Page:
You can not compare a 35 1.4 on Fuji and a 35 1.4 on a Leica as the Fuji will give you the FOV of a 50, so a 100% different lens, period. That’s the issue with APS-C and crop sensors. But it is what it is, and one must compare the same FOV as if I want a 35mm FOV I will not use a 35mm lens on a Fuji as that would give me more of a 50.
The Fuji APS-C lens lineup is also more extensive than the APS-C lenses currently offered by Sony APS-C. Fuji does not make a Full Frame mirrorless camera, so they have concentrated on creating an extensive range of APS-C lenses. Sony, on the other hand, design lenses for APS-C and Full Frame systems.DSLR and mirrorless cameras don't come cheap. And paying more doesn't neccessarily mean you're getting a great camera. Our expert lab tests every aspect of these cameras, from brands including Canon, Nikon and Olympus. Read our reviews.Which is better, a traditional full-frame DSLR or the new mirrorless full-frame Canon EOS R System? We asked leading extreme sports photographer and Canon Ambassador Richard Walch for his Canon full-frame comparison. Richard Walch is one of the world's most experienced action photographers.
Interestingly, there has been a move back towards full frame cameras recently. Arri launched the Alexa LF and the LF mini (with a sensor size slightly larger than full frame) and Canon brought out the C700FF and more recently the C500mkii, both of which are full frame (38.1x20.1mm). Sony have also got in on the act with the FX9. Firstly the.
APS-C is a sensor-size. Other sensors for DSLRs are Full-Frame or APS-H. CMOS is a type of sensor. Other sensors are CCD.
The EF 16-35mm on an APS-C body like the EOS 80D will give you an equivalent focal length of 25.6-56mm on a full frame camera body like a 5D Series camera. I think the zoom range of the 16-35mm on an APS-C body may be a bit narrow for many interior real estate shots.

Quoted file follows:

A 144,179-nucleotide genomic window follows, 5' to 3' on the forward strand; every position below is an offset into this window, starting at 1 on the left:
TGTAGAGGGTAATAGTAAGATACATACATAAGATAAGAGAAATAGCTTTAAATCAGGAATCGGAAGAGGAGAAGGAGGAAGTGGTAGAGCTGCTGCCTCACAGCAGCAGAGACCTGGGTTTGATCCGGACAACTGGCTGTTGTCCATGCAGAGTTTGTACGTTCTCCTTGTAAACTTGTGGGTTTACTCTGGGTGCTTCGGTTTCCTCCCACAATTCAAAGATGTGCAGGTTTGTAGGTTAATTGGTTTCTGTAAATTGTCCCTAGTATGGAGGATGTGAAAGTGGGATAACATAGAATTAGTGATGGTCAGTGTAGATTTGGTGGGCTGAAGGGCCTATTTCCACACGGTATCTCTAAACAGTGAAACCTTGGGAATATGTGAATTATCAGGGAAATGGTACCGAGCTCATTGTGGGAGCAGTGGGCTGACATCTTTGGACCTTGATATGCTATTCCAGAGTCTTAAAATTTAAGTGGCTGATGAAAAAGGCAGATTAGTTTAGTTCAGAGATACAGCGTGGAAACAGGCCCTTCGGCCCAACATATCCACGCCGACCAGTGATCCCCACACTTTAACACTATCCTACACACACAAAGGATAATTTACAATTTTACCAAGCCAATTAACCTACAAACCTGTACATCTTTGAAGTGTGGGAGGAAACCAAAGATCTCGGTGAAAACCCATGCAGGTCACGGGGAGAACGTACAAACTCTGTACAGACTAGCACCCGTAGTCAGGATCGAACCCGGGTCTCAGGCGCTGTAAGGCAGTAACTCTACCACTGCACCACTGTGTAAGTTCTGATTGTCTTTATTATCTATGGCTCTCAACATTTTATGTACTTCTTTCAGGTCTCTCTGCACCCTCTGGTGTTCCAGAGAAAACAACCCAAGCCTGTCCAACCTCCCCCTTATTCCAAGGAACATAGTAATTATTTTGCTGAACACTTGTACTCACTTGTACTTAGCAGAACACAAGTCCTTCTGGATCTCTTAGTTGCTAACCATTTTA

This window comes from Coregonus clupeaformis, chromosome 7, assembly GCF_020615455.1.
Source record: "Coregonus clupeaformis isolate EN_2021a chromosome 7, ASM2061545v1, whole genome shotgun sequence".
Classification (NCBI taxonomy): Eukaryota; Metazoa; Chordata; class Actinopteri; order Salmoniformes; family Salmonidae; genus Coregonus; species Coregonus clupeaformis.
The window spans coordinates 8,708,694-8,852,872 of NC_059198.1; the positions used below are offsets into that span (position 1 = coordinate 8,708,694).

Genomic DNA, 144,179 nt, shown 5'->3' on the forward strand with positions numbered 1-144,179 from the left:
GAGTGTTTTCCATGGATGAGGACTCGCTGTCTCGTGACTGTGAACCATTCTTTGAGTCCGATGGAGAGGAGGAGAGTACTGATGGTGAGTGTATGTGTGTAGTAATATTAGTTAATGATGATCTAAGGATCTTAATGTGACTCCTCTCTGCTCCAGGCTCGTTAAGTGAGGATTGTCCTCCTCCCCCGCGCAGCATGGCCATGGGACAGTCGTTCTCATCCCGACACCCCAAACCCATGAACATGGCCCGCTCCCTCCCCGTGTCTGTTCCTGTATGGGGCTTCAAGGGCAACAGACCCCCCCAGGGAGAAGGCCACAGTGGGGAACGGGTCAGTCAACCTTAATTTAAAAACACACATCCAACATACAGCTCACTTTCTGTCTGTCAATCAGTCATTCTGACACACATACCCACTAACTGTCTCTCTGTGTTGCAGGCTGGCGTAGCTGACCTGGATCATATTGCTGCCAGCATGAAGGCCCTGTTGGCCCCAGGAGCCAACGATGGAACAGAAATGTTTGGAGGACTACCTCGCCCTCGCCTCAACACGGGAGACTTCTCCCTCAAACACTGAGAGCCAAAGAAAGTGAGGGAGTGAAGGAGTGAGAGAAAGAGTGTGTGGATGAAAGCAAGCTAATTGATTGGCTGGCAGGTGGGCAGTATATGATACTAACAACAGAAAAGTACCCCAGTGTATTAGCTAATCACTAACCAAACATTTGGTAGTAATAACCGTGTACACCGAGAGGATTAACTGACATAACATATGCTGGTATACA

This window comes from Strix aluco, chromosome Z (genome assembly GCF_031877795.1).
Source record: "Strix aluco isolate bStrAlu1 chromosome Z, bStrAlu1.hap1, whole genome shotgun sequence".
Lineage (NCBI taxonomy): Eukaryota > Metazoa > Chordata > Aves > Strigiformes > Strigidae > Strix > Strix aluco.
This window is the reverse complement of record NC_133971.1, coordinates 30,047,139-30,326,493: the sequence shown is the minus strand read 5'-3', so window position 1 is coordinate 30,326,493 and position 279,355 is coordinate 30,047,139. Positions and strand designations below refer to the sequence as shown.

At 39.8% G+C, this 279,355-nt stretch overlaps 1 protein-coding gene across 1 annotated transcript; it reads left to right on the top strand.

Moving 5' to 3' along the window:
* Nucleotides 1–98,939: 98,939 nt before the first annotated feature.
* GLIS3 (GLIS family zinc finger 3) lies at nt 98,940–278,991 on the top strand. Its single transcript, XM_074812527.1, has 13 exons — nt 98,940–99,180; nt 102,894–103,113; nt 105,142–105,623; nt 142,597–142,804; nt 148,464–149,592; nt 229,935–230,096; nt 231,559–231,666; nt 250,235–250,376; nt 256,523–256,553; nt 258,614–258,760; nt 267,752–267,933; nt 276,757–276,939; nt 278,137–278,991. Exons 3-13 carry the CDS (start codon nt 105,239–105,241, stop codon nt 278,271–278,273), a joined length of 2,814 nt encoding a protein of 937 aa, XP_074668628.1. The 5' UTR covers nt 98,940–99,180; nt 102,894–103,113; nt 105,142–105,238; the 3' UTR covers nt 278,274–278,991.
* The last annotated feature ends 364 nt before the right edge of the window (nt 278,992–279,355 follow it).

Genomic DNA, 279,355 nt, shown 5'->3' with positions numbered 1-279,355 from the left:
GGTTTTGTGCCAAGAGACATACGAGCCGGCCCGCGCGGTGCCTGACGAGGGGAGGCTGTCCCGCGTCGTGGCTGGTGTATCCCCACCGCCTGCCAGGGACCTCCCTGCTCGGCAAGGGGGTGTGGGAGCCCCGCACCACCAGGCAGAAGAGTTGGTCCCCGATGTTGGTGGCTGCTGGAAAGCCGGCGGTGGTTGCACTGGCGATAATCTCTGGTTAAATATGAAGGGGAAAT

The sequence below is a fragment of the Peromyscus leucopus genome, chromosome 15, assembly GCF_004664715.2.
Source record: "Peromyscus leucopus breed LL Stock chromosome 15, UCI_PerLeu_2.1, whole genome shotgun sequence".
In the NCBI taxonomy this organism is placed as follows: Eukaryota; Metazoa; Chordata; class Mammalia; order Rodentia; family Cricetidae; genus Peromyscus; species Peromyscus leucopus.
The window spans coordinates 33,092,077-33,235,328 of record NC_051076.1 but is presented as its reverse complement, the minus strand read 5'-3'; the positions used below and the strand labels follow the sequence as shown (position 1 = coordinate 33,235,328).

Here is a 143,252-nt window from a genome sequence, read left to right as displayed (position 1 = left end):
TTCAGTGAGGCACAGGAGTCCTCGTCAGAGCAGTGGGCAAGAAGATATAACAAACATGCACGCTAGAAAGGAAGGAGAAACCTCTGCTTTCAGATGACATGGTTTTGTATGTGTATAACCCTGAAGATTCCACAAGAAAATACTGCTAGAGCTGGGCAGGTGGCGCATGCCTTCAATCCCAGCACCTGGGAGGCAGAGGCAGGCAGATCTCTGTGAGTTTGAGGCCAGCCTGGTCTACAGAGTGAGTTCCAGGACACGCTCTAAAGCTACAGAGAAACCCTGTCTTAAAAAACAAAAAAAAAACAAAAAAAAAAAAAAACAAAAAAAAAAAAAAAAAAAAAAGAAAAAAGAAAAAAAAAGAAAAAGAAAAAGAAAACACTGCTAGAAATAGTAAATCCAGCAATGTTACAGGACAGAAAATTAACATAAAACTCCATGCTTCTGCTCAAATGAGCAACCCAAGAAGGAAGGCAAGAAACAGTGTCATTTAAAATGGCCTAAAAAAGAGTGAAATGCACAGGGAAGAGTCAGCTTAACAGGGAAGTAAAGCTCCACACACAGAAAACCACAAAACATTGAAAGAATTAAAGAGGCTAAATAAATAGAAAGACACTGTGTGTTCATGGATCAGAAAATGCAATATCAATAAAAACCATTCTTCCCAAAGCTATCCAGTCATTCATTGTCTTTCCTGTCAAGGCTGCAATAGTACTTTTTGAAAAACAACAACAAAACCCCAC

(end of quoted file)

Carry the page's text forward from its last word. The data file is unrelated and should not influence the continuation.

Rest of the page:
One of the things I was most curious about was the “crop effect” of the sensor. Does a 50mm lens on a full frame function like an 80mm on a 1.6x crop? To test the crop effect, I'd need a 50mm on a crop and an 85mm on a full. I know this isn’t a perfect comparison. Ideally, I’d have an 80mm lens on my full frame, but an 85mm is close enough.
For full frame 35mm a lens must have an image circle larger than 43.27mm, and for a 15 x 22.5 mm APS-C frame, an image circle of at least 27.04mm. This is shown schematically below: As you can see, if you use a lens intended only for APS-C sensors on a full frame camera, the image circle would not cover the sides and corners of the frame.
For example, if you take a photo with a full frame camera, then take a photo of the exact same scene from the same distance with an APS-C camera, the full frame camera would create a larger image with more of the scene visible. The APS-C camera would generate a cropped image, with the area around the perimeter of the scene cropped out.
Full-frame and APS-C formats. Both A and E mount cameras have full frame and APS-C sensors options. Among the many sensor sizes in common use, full-frame is considered to be a large format while APS-C is a medium format. Both are popular for their individual advantages.
A weatherproof, full-frame ILC with a no viewfinder and a full-time electronic shutter plus a 49-point contrast AF system in a compact body that weighs only 370 grams.
We mentioned that the APS-C sensor is 1.5x smaller than the full-frame sensor. Look at the hyperfocal numbers above. You can use the “crop factor” number to convert a full-frame hyperfocal distance of a lens to an accurate distance for the same lens on your APS-C camera by multiplying the full-frame hyperfocal distance by 1.5 or (1.6 for.